Here’s a staggering statistic mentioned in Fannie Mae’s just released financial results – nearly 1 out of every four residential properties in the U.S. (24%) today has negative equity because the value of the homes are less than the mortgages against them. What that likely means is any rebound in housing prices will be slow at best. If homeowners with negative equity wal away from their obligations, forced home sales will tilt the supply-demand balance of homes in favor of supply, as in too much of it. Thus the continued pressure on housing prices.
And of course this isn’t good news for a company that holds a lot of these mortgages. Fannie Mae reported a 4Q loss of $16.3 billion, an improvement over the loss of $19.8 billion a year ago. Things are so bad at Fannie that it asked for an additional $15 billion from the Treasury just a few weeks ago. All of this comes on the same day that another government-owned company, AIG, posted staggering losses as well.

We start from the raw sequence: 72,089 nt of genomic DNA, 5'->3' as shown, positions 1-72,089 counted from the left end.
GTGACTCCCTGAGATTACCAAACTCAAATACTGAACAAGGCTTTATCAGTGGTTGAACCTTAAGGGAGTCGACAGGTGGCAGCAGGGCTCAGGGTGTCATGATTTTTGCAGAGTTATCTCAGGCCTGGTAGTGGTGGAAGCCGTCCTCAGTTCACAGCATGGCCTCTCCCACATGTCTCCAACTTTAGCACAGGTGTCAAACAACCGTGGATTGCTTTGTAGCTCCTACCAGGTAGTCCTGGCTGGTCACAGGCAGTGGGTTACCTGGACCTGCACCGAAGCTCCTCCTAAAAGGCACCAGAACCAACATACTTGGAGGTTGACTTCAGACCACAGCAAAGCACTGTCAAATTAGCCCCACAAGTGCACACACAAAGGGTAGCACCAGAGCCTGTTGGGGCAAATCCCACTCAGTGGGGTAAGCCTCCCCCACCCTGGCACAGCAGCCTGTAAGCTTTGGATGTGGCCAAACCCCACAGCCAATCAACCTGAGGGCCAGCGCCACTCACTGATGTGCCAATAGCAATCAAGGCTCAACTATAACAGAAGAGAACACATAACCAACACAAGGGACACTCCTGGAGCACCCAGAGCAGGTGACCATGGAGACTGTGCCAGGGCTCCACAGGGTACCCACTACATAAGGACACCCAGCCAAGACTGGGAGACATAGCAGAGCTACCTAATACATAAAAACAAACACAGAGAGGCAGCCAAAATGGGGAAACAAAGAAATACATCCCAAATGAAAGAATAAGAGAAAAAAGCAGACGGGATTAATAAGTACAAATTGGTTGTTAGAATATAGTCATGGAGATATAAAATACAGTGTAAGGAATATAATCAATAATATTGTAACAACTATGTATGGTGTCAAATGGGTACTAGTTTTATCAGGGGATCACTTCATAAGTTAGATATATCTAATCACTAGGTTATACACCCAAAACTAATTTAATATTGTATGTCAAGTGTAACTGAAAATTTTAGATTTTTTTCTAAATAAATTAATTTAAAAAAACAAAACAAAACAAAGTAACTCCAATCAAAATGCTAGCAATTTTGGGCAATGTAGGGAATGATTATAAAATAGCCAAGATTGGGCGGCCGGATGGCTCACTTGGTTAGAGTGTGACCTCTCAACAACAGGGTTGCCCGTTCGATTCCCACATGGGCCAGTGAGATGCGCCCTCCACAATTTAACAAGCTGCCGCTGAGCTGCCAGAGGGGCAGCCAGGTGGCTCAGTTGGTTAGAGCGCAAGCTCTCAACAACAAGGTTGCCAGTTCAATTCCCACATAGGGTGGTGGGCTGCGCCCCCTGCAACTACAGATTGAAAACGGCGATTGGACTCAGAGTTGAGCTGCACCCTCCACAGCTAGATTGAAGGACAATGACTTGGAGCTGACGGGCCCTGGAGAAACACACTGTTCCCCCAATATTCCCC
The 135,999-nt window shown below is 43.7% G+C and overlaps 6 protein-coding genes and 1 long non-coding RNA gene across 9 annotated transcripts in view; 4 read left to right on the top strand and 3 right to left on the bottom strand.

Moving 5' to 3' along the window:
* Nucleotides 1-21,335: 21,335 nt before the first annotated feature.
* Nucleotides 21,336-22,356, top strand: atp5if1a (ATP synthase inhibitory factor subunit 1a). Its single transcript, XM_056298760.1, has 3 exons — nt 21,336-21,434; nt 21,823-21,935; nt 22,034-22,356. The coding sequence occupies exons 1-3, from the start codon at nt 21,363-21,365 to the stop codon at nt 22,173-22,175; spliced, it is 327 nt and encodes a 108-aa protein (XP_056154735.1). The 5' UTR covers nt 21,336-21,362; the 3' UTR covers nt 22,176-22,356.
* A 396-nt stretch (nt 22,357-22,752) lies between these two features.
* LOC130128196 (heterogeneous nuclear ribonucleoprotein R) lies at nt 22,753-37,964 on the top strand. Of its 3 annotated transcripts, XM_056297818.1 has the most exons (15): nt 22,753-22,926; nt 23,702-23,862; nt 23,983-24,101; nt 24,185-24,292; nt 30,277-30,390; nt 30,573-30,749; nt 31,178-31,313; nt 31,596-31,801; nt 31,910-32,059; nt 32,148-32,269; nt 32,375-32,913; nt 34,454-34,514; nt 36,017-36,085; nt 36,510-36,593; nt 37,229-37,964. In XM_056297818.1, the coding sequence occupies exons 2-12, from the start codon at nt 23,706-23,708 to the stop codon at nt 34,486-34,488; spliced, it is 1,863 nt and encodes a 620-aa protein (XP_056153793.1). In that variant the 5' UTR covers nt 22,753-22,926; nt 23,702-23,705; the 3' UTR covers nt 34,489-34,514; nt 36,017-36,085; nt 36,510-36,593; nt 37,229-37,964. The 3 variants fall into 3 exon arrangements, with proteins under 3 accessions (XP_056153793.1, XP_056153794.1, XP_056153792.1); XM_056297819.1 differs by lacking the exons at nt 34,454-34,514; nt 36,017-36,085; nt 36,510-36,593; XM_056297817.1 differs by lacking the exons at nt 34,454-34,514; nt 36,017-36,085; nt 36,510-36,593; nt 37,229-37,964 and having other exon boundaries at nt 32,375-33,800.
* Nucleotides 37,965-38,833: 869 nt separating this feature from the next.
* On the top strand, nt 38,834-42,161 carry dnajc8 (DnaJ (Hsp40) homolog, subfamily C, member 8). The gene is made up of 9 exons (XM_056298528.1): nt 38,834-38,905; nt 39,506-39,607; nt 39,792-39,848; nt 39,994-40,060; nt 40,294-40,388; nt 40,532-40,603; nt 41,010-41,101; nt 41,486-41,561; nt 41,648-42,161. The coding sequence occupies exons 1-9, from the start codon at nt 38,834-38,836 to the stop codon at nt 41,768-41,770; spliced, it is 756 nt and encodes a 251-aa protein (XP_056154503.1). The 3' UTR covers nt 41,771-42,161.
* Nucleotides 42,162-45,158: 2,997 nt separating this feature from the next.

How bad is the outlook for Fannie? It says in its filing that it can’t be certain about its long-term sustainability (in other words, it may not be around.) And it says that the dividend payments it will have to start paying the Treasury for giving it money (via preferred stock investments) will be so large that the company will have to borrow from the Treasury to pay the Treasury those dividends. The question isn’t what the long-term sustainability of Fannie Mae is but how long can the Treasury sustain a situation like this.